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Nimule is a town in the southern part of South Sudan in Magwi County, Imatong State. It lies approximately 197 kilometres (122 mi), by road, southeast of Juba, the capital of South Sudan and largest city in the country.[1] The town also lies approximately 120 kilometres (75 mi), by road, north of Gulu, Uganda, the nearest large city.[2]

Nimule is located in South Sudan
Location in South Sudan
Coordinates: 03°35′46″N 32°03′49″E / 3.59611°N 32.06361°E / 3.59611; 32.06361Coordinates: 03°35′46″N 32°03′49″E / 3.59611°N 32.06361°E / 3.59611; 32.06361
Country South Sudan
StateImatong State
2,460 ft (750 m)
 (2006 Estimate)
 • Total45,000

Overview and historyEdit

In 1901, Nimule was the base for a British punitive expedition against the Lango, which had raided neighbouring districts. The Longo had been supported by Sudanese mutineers, who were all captured or killed by the British force.[3]

On 19 August 2013, the South Sudanese parliament decided to upgrade Nimule to Town Council status, administered by a Town Clerk. Some in the county have protested, calling for wider consultations.[4]

On April 7, 2014; Mountain Trade and Development Bank expanded into the Eastern Equatoria state by opening a new branch in the town of Nimule.[5]

On October 6, 2017; Uganda had pledged to supply power to two South Sudanese border towns as part of the East Africa Community Power Pool Agreement; that calls on all member states to connect electricity to each other. Uganda's energy minister Simon D’janga said "400 kilo-volts of power will be supplied to the towns of Kaya and Nimule to boost socio-economic activities in the border areas.[6]


The population of Nimule was estimated at about 45,000 in 2006. The current population is not publicly known, as of December 2014.[7]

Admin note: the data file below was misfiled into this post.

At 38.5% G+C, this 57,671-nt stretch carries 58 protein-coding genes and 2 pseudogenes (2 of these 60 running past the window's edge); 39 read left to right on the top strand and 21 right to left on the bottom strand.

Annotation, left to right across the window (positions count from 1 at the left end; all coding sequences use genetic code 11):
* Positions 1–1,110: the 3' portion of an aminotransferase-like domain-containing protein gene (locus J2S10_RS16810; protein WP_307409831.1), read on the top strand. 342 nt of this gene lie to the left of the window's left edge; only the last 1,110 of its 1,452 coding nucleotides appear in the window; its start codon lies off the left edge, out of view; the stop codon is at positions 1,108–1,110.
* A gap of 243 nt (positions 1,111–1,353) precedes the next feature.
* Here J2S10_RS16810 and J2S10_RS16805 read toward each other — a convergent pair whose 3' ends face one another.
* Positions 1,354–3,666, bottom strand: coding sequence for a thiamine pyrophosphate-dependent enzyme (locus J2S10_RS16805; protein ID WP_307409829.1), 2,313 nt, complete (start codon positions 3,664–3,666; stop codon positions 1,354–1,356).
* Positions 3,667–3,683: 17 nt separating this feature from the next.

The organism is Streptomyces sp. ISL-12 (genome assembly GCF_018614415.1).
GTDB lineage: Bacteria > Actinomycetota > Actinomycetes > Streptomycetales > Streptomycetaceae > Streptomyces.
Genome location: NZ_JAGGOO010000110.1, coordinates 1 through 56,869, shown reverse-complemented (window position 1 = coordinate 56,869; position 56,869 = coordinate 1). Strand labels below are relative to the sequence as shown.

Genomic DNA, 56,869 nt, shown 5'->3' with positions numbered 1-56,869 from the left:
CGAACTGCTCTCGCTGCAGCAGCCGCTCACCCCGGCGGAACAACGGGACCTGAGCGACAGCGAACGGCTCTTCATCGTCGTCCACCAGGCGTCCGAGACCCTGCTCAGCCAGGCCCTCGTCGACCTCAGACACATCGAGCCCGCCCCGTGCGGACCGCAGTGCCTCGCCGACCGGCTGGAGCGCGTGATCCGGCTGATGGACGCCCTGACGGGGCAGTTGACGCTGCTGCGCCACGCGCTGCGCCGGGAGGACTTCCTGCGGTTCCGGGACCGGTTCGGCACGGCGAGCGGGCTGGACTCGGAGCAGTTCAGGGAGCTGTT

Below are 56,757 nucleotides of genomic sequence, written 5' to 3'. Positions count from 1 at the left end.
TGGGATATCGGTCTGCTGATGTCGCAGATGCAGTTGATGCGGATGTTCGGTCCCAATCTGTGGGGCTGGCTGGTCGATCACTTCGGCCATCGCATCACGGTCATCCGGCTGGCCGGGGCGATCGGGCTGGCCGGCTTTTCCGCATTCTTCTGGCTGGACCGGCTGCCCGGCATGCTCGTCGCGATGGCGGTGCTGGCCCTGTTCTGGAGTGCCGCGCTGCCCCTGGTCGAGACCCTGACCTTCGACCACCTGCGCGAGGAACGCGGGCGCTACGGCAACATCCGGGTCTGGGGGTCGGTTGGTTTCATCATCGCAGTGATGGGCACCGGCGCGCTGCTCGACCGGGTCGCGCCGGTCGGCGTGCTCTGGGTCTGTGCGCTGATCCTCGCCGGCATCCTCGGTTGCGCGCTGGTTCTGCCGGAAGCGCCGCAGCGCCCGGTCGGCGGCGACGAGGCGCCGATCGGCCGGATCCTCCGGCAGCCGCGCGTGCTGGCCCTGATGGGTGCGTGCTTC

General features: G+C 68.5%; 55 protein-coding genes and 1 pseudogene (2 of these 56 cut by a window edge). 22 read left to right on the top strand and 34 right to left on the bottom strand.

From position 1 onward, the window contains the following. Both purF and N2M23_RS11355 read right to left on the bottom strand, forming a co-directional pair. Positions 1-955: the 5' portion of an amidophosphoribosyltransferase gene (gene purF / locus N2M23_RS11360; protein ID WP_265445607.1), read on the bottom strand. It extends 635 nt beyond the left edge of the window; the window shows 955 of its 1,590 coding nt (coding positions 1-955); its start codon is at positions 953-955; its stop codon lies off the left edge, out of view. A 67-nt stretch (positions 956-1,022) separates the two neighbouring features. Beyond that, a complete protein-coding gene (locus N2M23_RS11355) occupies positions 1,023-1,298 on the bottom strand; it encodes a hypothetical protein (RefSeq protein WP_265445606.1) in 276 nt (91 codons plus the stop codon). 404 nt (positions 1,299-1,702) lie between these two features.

Transportion and infrastructureEdit

  • Juba-Nimule Road - 119 mile road, that connects Juba to Numule SS Highway A43.
  • Gulu–Nimule Road - 65 mile road, that connects Highway A104 in Uganda with South Sudan Highway A43.
  • Nimule Airport - The airport, (IATA: N/A, ICAO: HSNM) has a single unpaved runway which measures 1,188 metres (3,898 ft) in length.
  • Nimule National Park - The national park is located just outside town, to the north and to the east.

Proposed improvementsEdit


  1. On 7 October 2006, a heavy truck with Ugandan registration UAD 720U from Uganda, carrying cement caused several spans on one of the two carriageways of the bridge to collapse into the river.[9]
  2. On Friday, 17 June 2011, two Ugandan buses, one traveling to Juba, South Sudan from Nimule and the other traveling in the opposite direction, collided head-on, in Pajili Village, about 40 kilometres (25 mi), north of Nimule, killing at least 28 people and injuring at least 65 others.[10] A joint investigation by the South Sudanese and Ugandan authorities, cited (a) overloading (b) speeding and (c) driver fatigue as factors in the collision.
  3. On Monday, 29 September 2014, a passenger bus traveling from Juba, crashed head-on with a truck-trailer carrying merchandise from Uganda to Juba. The accident which occurred at about 7.00 AM, killed at about 60 people and injured 13 others. Eyewitnesses stated that the truck was traveling on the wrong side of the road.[11]

Points of interestEdit

The following points of interest are located in or near Nimule:

See alsoEdit


  1. ^ "Road Distance Between Juba And Nimule With Map lam Emma". Retrieved 5 December 2014.
  2. ^ "Interactive Map Showing Nimule And Gulu". Retrieved 5 December 2014.
  3. ^ "No. 27473". The London Gazette. 12 September 1902. pp. 5875–5878.
  4. ^ Ijoo Bosco, . (20 August 2013). "Eastern Equatoria To Upgrade Three Towns To Municipalities". Sudan Tribune. Retrieved 6 December 2014.
  5. ^
  6. ^
  7. ^ IRIN, . (11 June 2007). "Boomtown Nimule Under Strain". IRIN News. Retrieved 5 December 2014.
  8. ^ bonface (2015-04-10). "US$3.2bn Standard Gauge Railway line to connect Uganda and S.Sudan". Retrieved 2016-07-24.
  9. ^ Mukasa, Henry (7 November 2006). "Juba-Nimule Bridge Caves In". New Vision (Kampala). Retrieved 6 December 2014.
  10. ^ Sudan Tribune Reporter, . (17 June 2011). "28 Killed As Two Buses Collide On Juba-Nimule Road". Sudan Tribune. Retrieved 6 December 2014.
  11. ^ Wudu, Waakhe Simon (29 September 2014). "Nearly 60 Killed In South Sudan Road Crash". Voice of America News. Retrieved 6 December 2014.
  12. ^ "Fulaa Lifeline International". Retrieved 2016-07-24.
  13. ^ Njoroge, John (16 February 2011). "Work On Gulu-Juba Road Begins". Daily Monitor (Kampala). Retrieved 6 December 2014.
  14. ^ Leadership Academy South Sudan

External linksEdit